Dungeness crabs (Cancer magister) occur throughout Washington waters, including the outer coast (mostly in coastal estuaries) and inland waters. Dungeness crabs use different habitats throughout their life cycle: as larvae they are planktonic, as juveniles they are found in intertidal mixed sand or gravel areas with algae or eelgrass (Holsman et al. 2006) and as adults they are found in subtidal or intertidal areas on sand, mud, or associated with eelgrass beds. Bare habitats are infrequently used by juveniles, most likely due to a lack of refuge from predation and decreased food abundance (McMillan et al. 1995). Vegetated, intertidal estuaries appear to be important nursery habitats for young crabs (Stevens and Armstrong 1984); older crabs have been shown to move progressively into unvegetated subtidal channels (Dinnel et al. 1986, Dethier 2006).
As predators and scavengers, Dungeness crabs feed upon a broad range of prey including small mollusks, crustaceans, clams, and fishes. They also prey for a wide variety of taxa, which varies with their life history stage. Larvae are preyed upon by coho and Chinook salmon and rockfishes; juveniles by a wide variety of fishes; and adults by fishes, seals, octopuses, and each other (generally when molting) (Orcutt et al. 1976, Reilly 1983, Dethier 2006).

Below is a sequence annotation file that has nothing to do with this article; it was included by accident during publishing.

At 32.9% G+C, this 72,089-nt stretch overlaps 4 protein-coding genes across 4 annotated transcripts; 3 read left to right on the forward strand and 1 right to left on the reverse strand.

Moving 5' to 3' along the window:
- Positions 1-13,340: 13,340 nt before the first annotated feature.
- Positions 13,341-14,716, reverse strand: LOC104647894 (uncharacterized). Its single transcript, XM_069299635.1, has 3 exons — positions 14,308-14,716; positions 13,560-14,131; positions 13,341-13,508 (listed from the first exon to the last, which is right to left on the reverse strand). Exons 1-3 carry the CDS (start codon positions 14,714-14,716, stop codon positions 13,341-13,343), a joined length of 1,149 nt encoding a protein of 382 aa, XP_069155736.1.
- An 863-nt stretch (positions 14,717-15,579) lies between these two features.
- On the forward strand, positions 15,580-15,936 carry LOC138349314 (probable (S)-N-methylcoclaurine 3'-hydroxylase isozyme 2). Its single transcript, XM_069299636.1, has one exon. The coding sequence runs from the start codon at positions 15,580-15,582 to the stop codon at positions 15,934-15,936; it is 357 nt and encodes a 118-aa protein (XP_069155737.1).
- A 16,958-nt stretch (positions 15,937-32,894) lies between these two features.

Threats to Dungeness crabs include: low dissolved oxygen, variation in temperature and salinity, fisheries, habitat alteration or loss, and pollutants such as insecticides, hydrocarbons from oil spills and heavy metals. Because juvenile crabs rely on estuarine habitats and are also potentially more sensitive to toxins, early life history stages are likely to be more influenced by human activities (Dethier 2006).